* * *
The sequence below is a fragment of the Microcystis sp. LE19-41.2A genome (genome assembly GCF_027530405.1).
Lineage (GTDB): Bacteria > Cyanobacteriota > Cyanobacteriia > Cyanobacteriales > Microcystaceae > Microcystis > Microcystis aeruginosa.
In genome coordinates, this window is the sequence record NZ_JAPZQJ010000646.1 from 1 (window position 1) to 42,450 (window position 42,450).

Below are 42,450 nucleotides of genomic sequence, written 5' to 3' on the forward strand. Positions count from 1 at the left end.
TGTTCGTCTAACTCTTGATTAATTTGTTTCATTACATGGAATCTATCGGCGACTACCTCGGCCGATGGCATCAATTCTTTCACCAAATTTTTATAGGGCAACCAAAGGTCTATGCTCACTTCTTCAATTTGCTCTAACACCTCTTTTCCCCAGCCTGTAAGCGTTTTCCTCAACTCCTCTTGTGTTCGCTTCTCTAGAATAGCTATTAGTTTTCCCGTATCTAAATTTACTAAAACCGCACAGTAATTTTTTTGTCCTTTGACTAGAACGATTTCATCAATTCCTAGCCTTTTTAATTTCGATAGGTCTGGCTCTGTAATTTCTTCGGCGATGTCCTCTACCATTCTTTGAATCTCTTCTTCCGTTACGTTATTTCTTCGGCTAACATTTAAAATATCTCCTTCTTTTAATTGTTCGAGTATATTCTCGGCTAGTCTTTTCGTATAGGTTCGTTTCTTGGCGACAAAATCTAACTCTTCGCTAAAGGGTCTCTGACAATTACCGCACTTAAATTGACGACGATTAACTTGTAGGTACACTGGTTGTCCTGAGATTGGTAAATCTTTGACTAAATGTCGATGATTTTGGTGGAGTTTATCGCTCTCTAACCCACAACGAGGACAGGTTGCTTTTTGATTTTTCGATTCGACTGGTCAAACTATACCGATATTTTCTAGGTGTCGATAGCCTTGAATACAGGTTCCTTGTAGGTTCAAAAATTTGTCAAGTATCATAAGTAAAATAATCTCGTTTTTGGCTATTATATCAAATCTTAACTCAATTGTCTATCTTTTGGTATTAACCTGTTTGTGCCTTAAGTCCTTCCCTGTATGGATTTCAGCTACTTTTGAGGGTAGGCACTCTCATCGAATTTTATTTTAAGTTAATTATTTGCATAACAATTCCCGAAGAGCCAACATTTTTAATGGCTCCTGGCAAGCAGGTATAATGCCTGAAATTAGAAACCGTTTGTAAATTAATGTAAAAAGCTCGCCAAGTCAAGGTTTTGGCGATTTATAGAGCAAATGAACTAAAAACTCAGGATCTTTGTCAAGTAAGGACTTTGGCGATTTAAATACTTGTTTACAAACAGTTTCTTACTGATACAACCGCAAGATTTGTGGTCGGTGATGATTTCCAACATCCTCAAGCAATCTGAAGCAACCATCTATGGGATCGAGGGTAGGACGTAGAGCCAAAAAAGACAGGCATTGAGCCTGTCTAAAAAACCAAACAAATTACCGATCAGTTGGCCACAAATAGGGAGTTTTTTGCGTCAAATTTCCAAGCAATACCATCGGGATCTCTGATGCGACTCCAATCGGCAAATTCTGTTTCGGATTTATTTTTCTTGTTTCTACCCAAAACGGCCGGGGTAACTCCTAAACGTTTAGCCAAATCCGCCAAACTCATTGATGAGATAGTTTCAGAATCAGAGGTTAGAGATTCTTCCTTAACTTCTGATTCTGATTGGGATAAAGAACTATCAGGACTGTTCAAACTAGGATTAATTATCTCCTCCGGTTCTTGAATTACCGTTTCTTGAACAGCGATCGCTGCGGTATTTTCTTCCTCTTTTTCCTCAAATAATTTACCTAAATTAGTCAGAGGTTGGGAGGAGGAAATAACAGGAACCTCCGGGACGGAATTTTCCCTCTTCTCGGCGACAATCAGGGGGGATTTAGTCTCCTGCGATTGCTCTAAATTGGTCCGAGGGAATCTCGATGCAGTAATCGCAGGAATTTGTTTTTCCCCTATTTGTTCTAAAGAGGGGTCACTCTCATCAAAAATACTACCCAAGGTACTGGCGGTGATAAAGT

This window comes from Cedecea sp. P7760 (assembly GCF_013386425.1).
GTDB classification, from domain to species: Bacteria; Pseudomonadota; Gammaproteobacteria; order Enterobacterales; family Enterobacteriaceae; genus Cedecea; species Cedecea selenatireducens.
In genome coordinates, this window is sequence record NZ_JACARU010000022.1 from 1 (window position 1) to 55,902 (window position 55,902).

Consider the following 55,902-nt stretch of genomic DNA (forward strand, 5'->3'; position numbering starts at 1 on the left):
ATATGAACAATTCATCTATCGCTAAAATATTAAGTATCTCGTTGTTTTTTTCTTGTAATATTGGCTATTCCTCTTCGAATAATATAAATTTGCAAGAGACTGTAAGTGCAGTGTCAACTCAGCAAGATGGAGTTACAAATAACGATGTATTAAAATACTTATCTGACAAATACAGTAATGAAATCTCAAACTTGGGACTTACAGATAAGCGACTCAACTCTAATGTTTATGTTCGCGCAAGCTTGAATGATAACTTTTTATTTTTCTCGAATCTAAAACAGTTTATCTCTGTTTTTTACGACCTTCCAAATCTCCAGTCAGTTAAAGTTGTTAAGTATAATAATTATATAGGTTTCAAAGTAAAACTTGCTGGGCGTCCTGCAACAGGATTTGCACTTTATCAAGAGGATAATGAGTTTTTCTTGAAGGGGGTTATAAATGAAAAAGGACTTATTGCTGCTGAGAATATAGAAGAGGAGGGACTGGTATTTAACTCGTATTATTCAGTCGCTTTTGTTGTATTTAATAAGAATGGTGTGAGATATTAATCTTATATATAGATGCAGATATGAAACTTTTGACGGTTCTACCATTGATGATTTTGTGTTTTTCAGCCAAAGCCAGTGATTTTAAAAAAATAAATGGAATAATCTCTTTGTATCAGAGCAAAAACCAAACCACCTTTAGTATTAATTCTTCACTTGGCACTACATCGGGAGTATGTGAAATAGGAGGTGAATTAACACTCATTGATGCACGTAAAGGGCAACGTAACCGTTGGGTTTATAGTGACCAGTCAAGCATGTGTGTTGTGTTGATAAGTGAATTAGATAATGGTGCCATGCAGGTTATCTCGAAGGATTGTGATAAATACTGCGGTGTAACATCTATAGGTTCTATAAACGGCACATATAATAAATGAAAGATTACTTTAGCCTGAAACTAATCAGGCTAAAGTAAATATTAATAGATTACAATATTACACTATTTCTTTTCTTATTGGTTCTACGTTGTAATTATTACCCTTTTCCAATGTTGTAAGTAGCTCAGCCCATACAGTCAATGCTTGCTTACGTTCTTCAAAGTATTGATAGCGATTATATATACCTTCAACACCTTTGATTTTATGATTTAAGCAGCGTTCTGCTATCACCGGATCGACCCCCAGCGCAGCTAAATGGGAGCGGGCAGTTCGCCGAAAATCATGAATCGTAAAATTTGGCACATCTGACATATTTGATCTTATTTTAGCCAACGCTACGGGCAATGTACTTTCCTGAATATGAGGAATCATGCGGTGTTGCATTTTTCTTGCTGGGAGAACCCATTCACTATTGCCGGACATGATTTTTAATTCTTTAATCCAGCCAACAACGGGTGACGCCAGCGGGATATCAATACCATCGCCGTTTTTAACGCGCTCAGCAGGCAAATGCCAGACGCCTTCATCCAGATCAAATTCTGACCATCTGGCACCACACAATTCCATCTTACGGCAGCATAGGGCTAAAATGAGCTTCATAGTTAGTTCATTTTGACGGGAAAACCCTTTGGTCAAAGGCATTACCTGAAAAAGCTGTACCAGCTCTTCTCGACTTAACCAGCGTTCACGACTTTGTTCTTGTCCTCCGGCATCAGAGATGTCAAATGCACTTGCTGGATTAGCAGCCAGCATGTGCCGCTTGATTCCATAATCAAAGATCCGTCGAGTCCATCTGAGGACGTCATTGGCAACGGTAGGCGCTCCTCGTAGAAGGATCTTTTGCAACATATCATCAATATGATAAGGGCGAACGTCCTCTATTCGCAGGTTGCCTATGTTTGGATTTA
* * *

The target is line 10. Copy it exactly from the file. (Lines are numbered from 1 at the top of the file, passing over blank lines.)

ATATGAACAATTCATCTATCGCTAAAATATTAAGTATCTCGTTGTTTTTTTCTTGTAATATTGGCTATTCCTCTTCGAATAATATAAATTTGCAAGAGACTGTAAGTGCAGTGTCAACTCAGCAAGATGGAGTTACAAATAACGATGTATTAAAATACTTATCTGACAAATACAGTAATGAAATCTCAAACTTGGGACTTACAGATAAGCGACTCAACTCTAATGTTTATGTTCGCGCAAGCTTGAATGATAACTTTTTATTTTTCTCGAATCTAAAACAGTTTATCTCTGTTTTTTACGACCTTCCAAATCTCCAGTCAGTTAAAGTTGTTAAGTATAATAATTATATAGGTTTCAAAGTAAAACTTGCTGGGCGTCCTGCAACAGGATTTGCACTTTATCAAGAGGATAATGAGTTTTTCTTGAAGGGGGTTATAAATGAAAAAGGACTTATTGCTGCTGAGAATATAGAAGAGGAGGGACTGGTATTTAACTCGTATTATTCAGTCGCTTTTGTTGTATTTAATAAGAATGGTGTGAGATATTAATCTTATATATAGATGCAGATATGAAACTTTTGACGGTTCTACCATTGATGATTTTGTGTTTTTCAGCCAAAGCCAGTGATTTTAAAAAAATAAATGGAATAATCTCTTTGTATCAGAGCAAAAACCAAACCACCTTTAGTATTAATTCTTCACTTGGCACTACATCGGGAGTATGTGAAATAGGAGGTGAATTAACACTCATTGATGCACGTAAAGGGCAACGTAACCGTTGGGTTTATAGTGACCAGTCAAGCATGTGTGTTGTGTTGATAAGTGAATTAGATAATGGTGCCATGCAGGTTATCTCGAAGGATTGTGATAAATACTGCGGTGTAACATCTATAGGTTCTATAAACGGCACATATAATAAATGAAAGATTACTTTAGCCTGAAACTAATCAGGCTAAAGTAAATATTAATAGATTACAATATTACACTATTTCTTTTCTTATTGGTTCTACGTTGTAATTATTACCCTTTTCCAATGTTGTAAGTAGCTCAGCCCATACAGTCAATGCTTGCTTACGTTCTTCAAAGTATTGATAGCGATTATATATACCTTCAACACCTTTGATTTTATGATTTAAGCAGCGTTCTGCTATCACCGGATCGACCCCCAGCGCAGCTAAATGGGAGCGGGCAGTTCGCCGAAAATCATGAATCGTAAAATTTGGCACATCTGACATATTTGATCTTATTTTAGCCAACGCTACGGGCAATGTACTTTCCTGAATATGAGGAATCATGCGGTGTTGCATTTTTCTTGCTGGGAGAACCCATTCACTATTGCCGGACATGATTTTTAATTCTTTAATCCAGCCAACAACGGGTGACGCCAGCGGGATATCAATACCATCGCCGTTTTTAACGCGCTCAGCAGGCAAATGCCAGACGCCTTCATCCAGATCAAATTCTGACCATCTGGCACCACACAATTCCATCTTACGGCAGCATAGGGCTAAAATGAGCTTCATAGTTAGTTCATTTTGACGGGAAAACCCTTTGGTCAAAGGCATTACCTGAAAAAGCTGTACCAGCTCTTCTCGACTTAACCAGCGTTCACGACTTTGTTCTTGTCCTCCGGCATCAGAGATGTCAAATGCACTTGCTGGATTAGCAGCCAGCATGTGCCGCTTGATTCCATAATCAAAGATCCGTCGAGTCCATCTGAGGACGTCATTGGCAACGGTAGGCGCTCCTCGTAGAAGGATCTTTTGCAACATATCATCAATATGATAAGGGCGAACGTCCTCTATTCGCAGGTTGCCTATGTTTGGATTTA